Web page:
This story originally appeared on EverydayHealth.com.
You may want to think twice about rolling your eyes the next time your grandparents tell you to sit up straight or the school nurse asks to check your child for scoliosis.
Turns out spinal shape and angle is a risk factor for nursing home admission in later life, according to a new study published in the Journals of Gerontology Series A: Biological Sciences and Medical Sciences.
In the study, researchers at Toho University in Japan measured the spinal posture of more than 800 participants (58 percent female) 65 years of age and older using a computer-assisted noninvasive device for calculating the architecture of the spine.
"Spinal posture changes with age, but accumulated evidence shows that good spinal posture is important in allowing the aged to maintain independent lives," study authors stated in a press release.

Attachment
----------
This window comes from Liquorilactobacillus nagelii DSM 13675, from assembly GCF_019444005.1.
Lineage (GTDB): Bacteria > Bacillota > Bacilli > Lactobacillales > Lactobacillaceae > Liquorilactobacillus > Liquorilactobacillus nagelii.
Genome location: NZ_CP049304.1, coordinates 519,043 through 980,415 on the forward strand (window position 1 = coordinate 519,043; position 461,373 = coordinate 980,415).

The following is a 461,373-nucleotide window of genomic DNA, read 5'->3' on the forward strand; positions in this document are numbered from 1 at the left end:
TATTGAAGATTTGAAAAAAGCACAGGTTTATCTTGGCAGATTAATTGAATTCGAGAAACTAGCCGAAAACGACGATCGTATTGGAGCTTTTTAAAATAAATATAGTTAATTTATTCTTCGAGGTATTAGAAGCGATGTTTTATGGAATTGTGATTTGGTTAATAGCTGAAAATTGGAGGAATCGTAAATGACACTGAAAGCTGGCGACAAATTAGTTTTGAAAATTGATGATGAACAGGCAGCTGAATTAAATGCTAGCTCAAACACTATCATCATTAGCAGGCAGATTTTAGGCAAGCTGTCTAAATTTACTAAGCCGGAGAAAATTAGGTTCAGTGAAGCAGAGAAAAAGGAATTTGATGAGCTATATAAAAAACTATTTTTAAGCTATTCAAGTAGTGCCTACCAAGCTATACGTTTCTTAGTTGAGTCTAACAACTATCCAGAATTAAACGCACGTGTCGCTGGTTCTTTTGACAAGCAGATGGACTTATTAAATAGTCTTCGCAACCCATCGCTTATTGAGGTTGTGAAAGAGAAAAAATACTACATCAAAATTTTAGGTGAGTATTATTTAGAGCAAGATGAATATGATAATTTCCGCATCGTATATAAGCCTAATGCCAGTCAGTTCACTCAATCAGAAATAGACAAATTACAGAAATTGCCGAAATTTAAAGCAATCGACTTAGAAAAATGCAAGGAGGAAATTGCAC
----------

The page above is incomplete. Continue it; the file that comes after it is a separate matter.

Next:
They pinpointed a spinal angle called the trunk angle of inclination, which is between true vertical and a straight line from the first thoracic vertebra in the neck to the first sacral vertebra in the lower spine, as the one most likely to predict the need for help with daily activities like bathing, eating, and dressing in old age.
When seniors with the trunk angle of inclination in their spines begin to depend on others, home assistance or nursing home admission may follow, the researchers said. A followup with study participants four and a half years after they were first measured found that:
More than 15 percent were dependent on help with daily living activities. More than 7 percent had died. Participants with the most severe angle of spinal inclination were more than three times more likely to become dependent.
According to another recent study, in the journal Age and Aging, women are 40 percent more likely to be admitted to nursing homes than men, a repercussion of marrying older men who can no longer provide care at home due to age-related physical problems.
Republished with permission from EverydayHealth.com.